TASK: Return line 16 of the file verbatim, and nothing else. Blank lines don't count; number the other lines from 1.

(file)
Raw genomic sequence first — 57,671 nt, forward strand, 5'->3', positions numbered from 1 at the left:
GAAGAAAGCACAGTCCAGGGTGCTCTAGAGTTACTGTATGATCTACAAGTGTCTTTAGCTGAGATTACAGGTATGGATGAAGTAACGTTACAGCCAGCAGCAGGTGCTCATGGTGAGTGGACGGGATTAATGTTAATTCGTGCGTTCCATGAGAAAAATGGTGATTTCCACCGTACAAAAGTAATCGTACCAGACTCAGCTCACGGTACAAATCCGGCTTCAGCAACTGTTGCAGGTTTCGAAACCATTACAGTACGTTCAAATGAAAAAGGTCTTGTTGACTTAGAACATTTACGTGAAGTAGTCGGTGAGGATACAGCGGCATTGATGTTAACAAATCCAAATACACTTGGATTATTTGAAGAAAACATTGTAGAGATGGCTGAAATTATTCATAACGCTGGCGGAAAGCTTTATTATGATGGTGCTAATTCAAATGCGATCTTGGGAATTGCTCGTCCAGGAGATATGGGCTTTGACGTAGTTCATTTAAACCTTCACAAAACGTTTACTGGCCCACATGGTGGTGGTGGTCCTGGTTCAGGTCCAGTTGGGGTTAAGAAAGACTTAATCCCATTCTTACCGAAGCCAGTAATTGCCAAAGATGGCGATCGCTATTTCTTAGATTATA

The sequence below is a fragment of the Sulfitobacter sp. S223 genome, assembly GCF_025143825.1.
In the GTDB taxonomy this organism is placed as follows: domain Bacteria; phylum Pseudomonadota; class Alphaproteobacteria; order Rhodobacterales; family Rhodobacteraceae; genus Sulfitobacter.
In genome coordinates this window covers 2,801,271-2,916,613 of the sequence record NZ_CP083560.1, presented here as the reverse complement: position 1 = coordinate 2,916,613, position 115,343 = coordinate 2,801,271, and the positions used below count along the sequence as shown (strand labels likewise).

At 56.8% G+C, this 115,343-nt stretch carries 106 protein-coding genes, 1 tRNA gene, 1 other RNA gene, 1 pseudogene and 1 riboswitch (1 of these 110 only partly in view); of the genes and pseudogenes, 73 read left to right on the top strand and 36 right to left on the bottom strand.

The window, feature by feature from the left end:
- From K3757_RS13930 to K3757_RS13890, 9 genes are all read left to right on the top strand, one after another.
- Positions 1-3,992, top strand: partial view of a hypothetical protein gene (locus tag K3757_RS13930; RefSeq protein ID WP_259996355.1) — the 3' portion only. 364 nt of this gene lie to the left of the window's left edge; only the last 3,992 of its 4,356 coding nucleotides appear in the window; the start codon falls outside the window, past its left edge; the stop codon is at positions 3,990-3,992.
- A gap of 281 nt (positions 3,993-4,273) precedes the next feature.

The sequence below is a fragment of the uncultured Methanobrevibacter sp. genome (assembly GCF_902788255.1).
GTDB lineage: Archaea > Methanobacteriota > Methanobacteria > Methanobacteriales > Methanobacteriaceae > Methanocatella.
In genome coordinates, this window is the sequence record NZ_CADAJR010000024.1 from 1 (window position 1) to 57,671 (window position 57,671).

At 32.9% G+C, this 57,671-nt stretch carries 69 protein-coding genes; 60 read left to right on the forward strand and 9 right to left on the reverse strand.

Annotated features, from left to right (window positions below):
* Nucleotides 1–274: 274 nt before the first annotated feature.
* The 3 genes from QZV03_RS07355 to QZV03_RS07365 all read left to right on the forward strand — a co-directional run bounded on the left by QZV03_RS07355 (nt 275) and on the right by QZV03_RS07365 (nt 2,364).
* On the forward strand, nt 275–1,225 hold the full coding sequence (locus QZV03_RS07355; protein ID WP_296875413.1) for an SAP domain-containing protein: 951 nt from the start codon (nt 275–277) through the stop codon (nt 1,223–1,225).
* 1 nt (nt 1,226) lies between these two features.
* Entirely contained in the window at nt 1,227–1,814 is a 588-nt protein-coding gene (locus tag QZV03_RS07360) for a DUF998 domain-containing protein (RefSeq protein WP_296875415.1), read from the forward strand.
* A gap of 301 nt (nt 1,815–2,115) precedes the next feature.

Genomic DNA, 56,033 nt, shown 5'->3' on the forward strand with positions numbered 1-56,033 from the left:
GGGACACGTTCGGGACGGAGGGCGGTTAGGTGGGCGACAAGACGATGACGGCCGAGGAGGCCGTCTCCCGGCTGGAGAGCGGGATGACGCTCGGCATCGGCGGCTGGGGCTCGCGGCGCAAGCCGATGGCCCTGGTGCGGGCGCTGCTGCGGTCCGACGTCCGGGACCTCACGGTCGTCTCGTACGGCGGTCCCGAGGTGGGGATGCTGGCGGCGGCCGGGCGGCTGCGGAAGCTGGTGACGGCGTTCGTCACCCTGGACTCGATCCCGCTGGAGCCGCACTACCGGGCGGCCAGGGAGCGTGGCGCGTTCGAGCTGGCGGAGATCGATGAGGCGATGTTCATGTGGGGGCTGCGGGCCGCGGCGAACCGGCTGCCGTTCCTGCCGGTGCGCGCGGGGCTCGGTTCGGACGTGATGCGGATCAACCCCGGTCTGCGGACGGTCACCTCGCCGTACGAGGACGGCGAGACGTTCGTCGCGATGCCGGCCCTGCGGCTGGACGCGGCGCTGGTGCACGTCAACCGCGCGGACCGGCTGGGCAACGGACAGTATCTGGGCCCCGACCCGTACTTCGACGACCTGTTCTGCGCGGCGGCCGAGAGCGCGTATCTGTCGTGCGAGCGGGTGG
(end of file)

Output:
* Nucleotides 1–274: 274 nt before the first annotated feature.